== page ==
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Diseases from pigs
In the City of Seattle, it is legal to keep one miniature potbellied pigs per household provided that it weighs 150 pounds or less and is spayed or neutered. It is important to thoroughly wash hands after contact with pigs or their fecal material to avoid infection with diseases that can be spread via fecal-oral contact.
Campylobacteriosis is an infection of the intestines caused by a bacterium called Campylobacter. The bacteria is commonly found in the feces of infected animals and in food products contaminated with the bacteria during processing or preparation. Raw or undercooked chicken is one of the most common sources of human infection.
Cryptosporidiosis is caused by infection with a tiny parasite called Cryptosporidium parvum. The parasite produces cysts (eggs), which are passed in the stool of infected people or animals. The cysts can survive for 2 – 6 months in moist environments and are commonly found in lakes and streams. The parasite is spread by the fecal-oral route. People and animals can get infected when drinking contaminated water or eating contaminated food, or by direct contact with infected persons or animals. About 50% of dairy calves are infected and shed cysts. Infection can cause diarrhea and abdominal cramps. The disease is self-liming in healthy people, but can be prolonged and more serious in persons with weakened immune systems.
Influenza, better known as the "flu", is a viral disease that affects humans and many animals. It most commonly causes a fever and breathing problems. There are three groups of viruses, identified as influenza types A, B, and C. Influenza type A is the primary group affecting both humans and animals. Within influenza type A, there are many different subtypes. Most only certain animal species (e.g., poultry), but some subtypes may affect more than one species (e.g., birds, pigs and humans.)
- Leptospirosis + Leptospirosis in dogs fact sheet
Leptospirosis in people: Leptospirosis is a disease caused by bacteria called Leptospira that infect both people and a wide range of animals. It occurs worldwide but is more common in temperate and tropical areas of the world. Some people infected with leptospirosis will have no symptoms at all, and some people will become severely ill. Some wild and domestic animals, such as cattle, pigs, dogs, raccoons, and rodents, carry the Leptospira bacteria and pass them in their urine. Soil or water contaminated with infected urine is the most common route of human infection.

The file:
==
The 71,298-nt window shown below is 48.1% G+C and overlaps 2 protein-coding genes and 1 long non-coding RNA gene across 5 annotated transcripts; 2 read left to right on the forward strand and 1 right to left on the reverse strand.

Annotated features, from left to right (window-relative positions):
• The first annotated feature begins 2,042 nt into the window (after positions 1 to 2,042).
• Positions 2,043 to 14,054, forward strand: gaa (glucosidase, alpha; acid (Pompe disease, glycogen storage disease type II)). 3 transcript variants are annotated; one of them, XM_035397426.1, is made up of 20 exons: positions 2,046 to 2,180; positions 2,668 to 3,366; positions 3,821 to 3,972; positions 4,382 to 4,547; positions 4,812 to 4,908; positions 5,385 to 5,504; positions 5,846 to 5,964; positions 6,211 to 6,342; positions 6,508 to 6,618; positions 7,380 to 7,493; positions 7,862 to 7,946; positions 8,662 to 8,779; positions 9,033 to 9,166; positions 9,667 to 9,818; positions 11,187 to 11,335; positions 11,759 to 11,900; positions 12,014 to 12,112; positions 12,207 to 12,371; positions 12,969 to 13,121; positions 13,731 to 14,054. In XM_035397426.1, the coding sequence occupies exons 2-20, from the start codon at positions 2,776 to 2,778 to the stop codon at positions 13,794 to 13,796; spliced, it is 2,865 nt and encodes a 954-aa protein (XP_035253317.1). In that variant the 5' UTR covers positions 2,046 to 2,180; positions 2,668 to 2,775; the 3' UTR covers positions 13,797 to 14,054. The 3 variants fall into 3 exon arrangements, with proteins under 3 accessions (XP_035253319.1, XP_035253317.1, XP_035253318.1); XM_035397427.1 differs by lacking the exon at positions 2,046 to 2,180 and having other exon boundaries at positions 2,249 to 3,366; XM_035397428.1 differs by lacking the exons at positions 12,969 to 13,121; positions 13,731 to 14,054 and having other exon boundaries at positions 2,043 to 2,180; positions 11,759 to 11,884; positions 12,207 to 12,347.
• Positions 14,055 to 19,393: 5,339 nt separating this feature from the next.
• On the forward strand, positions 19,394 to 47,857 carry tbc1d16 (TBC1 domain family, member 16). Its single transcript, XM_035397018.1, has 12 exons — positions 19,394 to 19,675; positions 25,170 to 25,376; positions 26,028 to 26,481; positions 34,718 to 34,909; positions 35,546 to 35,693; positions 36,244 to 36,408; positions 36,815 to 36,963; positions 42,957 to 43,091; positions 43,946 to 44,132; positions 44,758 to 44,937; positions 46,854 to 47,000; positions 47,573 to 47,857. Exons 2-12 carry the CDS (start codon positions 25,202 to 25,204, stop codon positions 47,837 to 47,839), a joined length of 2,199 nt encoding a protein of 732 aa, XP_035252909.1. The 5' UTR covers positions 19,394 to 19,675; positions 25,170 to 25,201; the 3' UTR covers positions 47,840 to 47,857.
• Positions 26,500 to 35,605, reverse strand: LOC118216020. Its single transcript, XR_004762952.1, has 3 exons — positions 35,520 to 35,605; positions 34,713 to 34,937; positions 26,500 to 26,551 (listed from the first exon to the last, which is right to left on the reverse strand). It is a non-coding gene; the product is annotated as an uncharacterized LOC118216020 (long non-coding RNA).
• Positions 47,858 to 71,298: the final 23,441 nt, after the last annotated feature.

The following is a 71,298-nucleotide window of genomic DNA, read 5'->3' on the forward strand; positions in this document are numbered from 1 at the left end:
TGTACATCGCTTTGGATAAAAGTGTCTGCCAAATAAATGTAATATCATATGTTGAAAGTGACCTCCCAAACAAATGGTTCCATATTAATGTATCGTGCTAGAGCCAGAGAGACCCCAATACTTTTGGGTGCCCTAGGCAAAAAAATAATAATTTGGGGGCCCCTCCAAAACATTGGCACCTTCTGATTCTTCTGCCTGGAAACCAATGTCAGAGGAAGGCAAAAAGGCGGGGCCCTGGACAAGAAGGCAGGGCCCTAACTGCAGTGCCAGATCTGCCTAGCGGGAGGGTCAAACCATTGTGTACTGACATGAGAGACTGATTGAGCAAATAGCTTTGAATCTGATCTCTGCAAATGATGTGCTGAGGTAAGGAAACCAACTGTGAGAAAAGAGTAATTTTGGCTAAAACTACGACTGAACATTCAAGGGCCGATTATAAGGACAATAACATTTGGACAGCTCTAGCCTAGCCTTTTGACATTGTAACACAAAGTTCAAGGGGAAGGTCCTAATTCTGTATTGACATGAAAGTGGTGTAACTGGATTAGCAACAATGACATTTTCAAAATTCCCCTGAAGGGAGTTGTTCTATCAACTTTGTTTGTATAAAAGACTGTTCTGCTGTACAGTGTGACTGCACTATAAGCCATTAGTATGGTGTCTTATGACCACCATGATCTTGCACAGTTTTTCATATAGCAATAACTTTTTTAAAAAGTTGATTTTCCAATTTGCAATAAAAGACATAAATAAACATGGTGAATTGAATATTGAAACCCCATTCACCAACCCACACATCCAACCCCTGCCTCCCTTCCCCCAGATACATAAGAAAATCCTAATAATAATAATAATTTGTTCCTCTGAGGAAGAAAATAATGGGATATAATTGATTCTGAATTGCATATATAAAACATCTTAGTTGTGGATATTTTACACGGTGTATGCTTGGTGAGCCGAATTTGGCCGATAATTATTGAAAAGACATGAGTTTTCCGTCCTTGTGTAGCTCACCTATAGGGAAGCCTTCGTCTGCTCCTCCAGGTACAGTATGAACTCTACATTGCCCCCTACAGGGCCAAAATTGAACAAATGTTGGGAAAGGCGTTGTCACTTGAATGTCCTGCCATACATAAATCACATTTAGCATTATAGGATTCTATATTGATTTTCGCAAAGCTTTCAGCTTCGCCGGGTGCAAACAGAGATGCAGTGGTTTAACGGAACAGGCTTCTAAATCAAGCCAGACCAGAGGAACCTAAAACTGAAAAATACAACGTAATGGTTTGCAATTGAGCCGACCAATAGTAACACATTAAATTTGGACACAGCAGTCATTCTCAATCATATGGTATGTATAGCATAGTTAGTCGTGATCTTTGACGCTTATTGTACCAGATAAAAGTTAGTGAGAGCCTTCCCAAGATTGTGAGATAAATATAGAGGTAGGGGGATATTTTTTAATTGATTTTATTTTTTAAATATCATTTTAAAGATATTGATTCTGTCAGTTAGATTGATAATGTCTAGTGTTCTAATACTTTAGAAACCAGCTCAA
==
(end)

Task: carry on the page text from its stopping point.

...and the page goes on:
In late 2004 King County began to see an increase in leptospirosis in dogs. Between 2004 and 2008, 110 confirmed or probable canine cases with 37 fatalities were reported to the King County Zoonotic Disease Program. A horse and one cat were also reported. Fortunately, no King County residents are known to have become infected during this outbreak. However, people could potentially get the infection from the same environmental sources as dogs (contaminated soil or water), and people in contact with an infected dog could get the disease through exposure to the dog's urine.
While nearly all human rabies in the U.S. is associated with bat strain rabies, rabies in domestic animals remains a concern. Cats are the domestic animal most likely to be diagnosed with rabies in the U.S. In 2009, 300 cases in cats were reported as compared to 81 dogs, 74 cattle, and 41 horses and mules. These cases represent domestic animals bitten and infected by wildlife. King County regulations require that all cats be vaccinated against rabies by 4 months of age and immunity maintained by booster vaccinations.
Ringworm is a skin disease that can affect people and many kinds of animals. It is not caused by a worm at all, but rather by fungus that can grow in the skin. Ringworm on a person's head usually shows as a bald patch of scaly skin and elsewhere it can cause a red, ring-shaped rash that may be itchy. Dogs and cats, especially kittens, can have ringworm and spread it to people by direct contact with the pet's fur. Spores of the ringworm fungus can survive for a long time on carpet, furniture and other surfaces and cause infections. People can also get ringworm from other people and their personal items like combs.
Salmonellosis is a bacterial infection of the intestines caused by a group of bacteria called Salmonella. The bacteria are shed in the stool of infected animals and humans. Infection can happen when a person eats food or drinks water or milk that has been contaminated with Salmonella bacteria. Infection with Salmonella can cause serious disease especially in children younger than 5 years of age and persons with weakened immune systems.
Yersiniosis is a disease caused by infection with a bacterium called Yersinia enterocolitica. Infection can cause fever, abdominal pain and diarrhea that may last from 1 to 3 weeks. Young children are more likely than adults to become sick. The bacterium is spread by the fecal-oral route from infected people or animals or by eating pork that is undercooked or by drinking contaminated milk. Usually people get sick from infected pigs, but other animals such as cats, dogs, horses, cows, rodents and rabbits can also carry this disease.